As summer holidays approach, families everywhere are looking to do some grilling outside. Portobello mushroom caps, juicy homemade burgers, fresh shrimp kebabs… the list of great grilled meals goes on. Family barbecues are lots of fun, but are you preparing your food properly for outdoor eating? For many families who go camping or are grilling in the great outdoors, so following the CDC’s rules for grilling will be an important guideline for all dishes.

To celebrate this great summer season, Texarkana Emergency Center wanted to go through these grilling rules and elaborate on how you and your family can stay safe while cooking outdoors.

Before You Cook

So you’re at the grocery store wondering what to pack for the big family trip to the lake. You know you’ll be grilling, but what can you buy at the store that will be the best for it?

If you’re an experienced griller or have a lot of recipes to work with, then you might not have this concern. But for those who are new to the ways of the grill, it might be intimidating to decide which foods to buy. The easiest route is to keep it simple. A good grill can put a lot of flavor into anything you make, so something as basic as grilling some zucchini and sausages can be special on the grill. Try to look for large vegetables and fruits that don’t have too much excess juice or leaves—things like tomatoes and cabbage can be difficult to grill, because once your chop them up, pieces could fall between the grill grates and into the fire. Peaches, corn, peppers, squash, and mushrooms are all great produce items to take with you to the grill.

For meats, make sure you’re picking single serving proteins. It will take an awfully long time to grill an entire chicken, so buy packages of drumsticks, thighs, or breasts to grill individually. Sausages and ground beef or turkey for hamburgers are also good options. If you are interested in grilling seafood, then look for fresh shrimp or nice fish fillets at the local market.

At check out, make sure that any meat or fish you buy is packed separately from your vegetables. You want to avoid any possibility of cross-contamination from the beginnings, so you can lower the risk of bacteria being spread once you get outside.

Supplies

Assuming that you already have your grill, then you want to make sure all of your grilling equipment is clean and ready for a cookout. Wash the grilling grates and clean out any excess dust and soot from previous use. If you use a wire grill brush for cleaning, then make sure no pieces of wire broke off because they might get into your food. Make sure you have grilling-specific cooking mitts and some good tongs to help you turn your food.

For storing any food during outdoor trips, you want a cooler that can maintain temperatures below 40⁰F. Meats, fish, and dairy products all need to stay at this cold temperature to stay fresh and bacteria-free. Fruits and vegetables should stay chilled too, but they should be stored separately from the meats. Extra ice is never a bad idea, especially if you’re grilling in Texas, where it gets particularly hot.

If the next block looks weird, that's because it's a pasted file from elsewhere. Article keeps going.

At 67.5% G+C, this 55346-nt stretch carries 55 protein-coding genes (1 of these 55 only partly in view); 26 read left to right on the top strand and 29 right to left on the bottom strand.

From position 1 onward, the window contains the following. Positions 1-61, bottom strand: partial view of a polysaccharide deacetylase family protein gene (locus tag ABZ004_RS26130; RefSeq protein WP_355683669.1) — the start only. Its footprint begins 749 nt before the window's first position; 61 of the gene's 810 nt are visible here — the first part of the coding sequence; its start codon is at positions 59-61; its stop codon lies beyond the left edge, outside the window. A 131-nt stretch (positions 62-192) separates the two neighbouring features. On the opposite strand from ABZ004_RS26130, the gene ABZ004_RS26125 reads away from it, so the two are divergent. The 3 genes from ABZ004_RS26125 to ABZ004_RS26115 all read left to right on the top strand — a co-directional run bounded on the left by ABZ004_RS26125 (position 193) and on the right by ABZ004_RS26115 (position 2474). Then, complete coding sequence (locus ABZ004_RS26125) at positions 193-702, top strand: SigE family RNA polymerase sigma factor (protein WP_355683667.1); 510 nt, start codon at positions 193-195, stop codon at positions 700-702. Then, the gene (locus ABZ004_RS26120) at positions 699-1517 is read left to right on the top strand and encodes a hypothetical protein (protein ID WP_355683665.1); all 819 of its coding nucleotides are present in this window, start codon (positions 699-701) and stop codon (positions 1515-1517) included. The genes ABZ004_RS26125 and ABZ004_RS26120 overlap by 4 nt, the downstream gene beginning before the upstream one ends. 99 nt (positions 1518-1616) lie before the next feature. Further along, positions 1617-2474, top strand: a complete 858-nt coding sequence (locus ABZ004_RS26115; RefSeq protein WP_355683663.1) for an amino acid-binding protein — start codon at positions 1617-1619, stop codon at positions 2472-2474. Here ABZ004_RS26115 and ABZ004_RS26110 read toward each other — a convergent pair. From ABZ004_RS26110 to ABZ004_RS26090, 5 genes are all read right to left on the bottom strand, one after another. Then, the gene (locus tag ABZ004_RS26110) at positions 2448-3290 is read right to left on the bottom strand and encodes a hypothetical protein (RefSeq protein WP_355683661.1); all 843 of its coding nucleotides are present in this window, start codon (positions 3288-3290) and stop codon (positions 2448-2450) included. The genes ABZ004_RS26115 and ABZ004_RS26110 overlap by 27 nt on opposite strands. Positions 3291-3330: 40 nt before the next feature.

Cooking

You’ve got the best foods, and you’ve got clean equipment, now you’re ready to grill! When you’re cooking on the open grill, temperature is very important. With a meat thermometer, make sure you are taking temperatures of all your meats so that you know that you’re killing all potential bacteria, as well as locking in the best flavors. Maintain the following temperatures for at least 15 seconds to ensure they’re cooked properly:

  • 145⁰F for whole cuts of red meats (like beef, lamb, and pork), and all fish
  • 160⁰F for ground hamburgers
  • 165⁰F for poultry of any kind, and pre-cooked meats like hot-dogs
  • 225⁰F-300⁰F for anything cooked inside a smoker
  • 140⁰F is a standard resting temperature for all foods, and it is recommended to keep cooked foods at this temperature until served.

With these temperatures in mind, you should be able to grill to your heart’s content, while always making sure to keep your food fresh and delicious. If you’re grilling in the backyard, with easy access to a fridge, then make sure that you put away any leftovers within 2 hours of cooking (within 1 hour if you’re outside in heat of 90⁰F or higher) to make sure that it all stays fresh.

With these basic cooking ideas and a fire extinguisher for extra safety, your outdoor grilling will be fun and tasty this summer. In the case of any accidents, though, Texarkana Emergency Center is always ready to help you and your family with any medical emergency. We’re open 24/7, even on July 4th, with concierge-level emergency care.


This blog is written by Maggie Berardo, content writer at Nutex Health.

Nutex Health, Inc. supports you and your family’s health. Come visit Texarkana Emergency Center or any one of our concierge-level freestanding facilities for the emergency care you deserve, 24 hours a day, 365 days a year.

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